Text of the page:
By ALAN SMASON
Wednesday morning and early afternoon proved to be a most unsettling day as a more than seven-inch deluge of rain fell on the metropolitan area within a three-hour period. The widespread flooding that resulted tested the patience of workers intent on arriving on time to work and parents hoping to drop their kids off at summer day camps in a timely fashion.
As it turns out, in most cases, neither made it.
The flash flooding that resulted created lakes at the bottoms of expressway exits and underpasses quickly filled will water, effectively cutting off thoroughfares. Traffic across the metroplex was at a standstill as it took hours for the pumps to catch up with the volume of water dumped on the city.
We’ve seen this before, unfortunately, and are all too wary with what happens when the antiquated pumping systems in New Orleans and throughout the incorporated areas of Jefferson Parish are taxed. Both waters and tempers rise.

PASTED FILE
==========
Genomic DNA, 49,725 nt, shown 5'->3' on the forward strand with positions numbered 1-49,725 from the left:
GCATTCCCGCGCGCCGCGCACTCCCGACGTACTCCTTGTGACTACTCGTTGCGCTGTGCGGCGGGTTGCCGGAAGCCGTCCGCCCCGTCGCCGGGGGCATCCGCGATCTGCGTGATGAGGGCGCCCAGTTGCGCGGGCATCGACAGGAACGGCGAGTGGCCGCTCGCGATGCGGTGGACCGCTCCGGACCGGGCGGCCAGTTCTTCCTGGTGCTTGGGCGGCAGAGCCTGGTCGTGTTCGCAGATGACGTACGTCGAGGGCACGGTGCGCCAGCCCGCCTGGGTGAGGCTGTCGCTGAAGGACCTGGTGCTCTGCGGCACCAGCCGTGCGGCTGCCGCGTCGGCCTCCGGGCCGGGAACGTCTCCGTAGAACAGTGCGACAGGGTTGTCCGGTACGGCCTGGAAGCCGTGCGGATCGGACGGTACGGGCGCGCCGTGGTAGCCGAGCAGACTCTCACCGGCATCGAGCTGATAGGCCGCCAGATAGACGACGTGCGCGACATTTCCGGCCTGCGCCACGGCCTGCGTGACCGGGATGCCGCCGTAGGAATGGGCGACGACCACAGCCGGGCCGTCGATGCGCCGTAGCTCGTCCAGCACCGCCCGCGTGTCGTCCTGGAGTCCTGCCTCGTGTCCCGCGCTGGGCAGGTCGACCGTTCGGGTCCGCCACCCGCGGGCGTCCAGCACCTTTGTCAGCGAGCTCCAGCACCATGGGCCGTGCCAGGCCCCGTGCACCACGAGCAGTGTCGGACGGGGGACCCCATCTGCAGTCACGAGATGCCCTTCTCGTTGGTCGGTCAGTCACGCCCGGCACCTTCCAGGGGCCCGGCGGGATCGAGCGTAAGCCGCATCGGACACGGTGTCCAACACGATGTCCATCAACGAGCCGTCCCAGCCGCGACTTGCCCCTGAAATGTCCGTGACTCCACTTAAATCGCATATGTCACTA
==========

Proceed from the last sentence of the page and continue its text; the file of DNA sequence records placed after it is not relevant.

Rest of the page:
In a way, it was preparation for what could come later today and tomorrow as the remainder of this system is now organized into Tropical Storm and, perhaps eventually, Hurricane Barry.
This is something with which we’re well acquainted in Southeast Louisiana and, while it is unnerving to deal with the unknown and not feel entirely safe, we know that the probability that we will emerge on the other side of the storm virtually unscathed is a lot higher than outsiders might believe. As long as we approach the storm with respect and don’t tempt fate, we will probably be fine. We may have some heavy winds. We may deal with water intrusion into our homes or cars, but we should be safe as long as we follow the rules laid out by authorities and hunker down in our homes as the storm passes.
In the North, they have blizzards. In California, they have earthquakes. In the Midwest, they have tornado alley. Here in New Orleans we occasionally have to deal with tropical storms and hurricanes. But other than those infrequent times when we are bailing water or dealing with cabin fever, we know in our hearts that it really doesn’t matter.
After all, unlike those in the North, California or the Midwest, we get to live in New Orleans the rest of the time.
And for us that is a blessing, not a curse.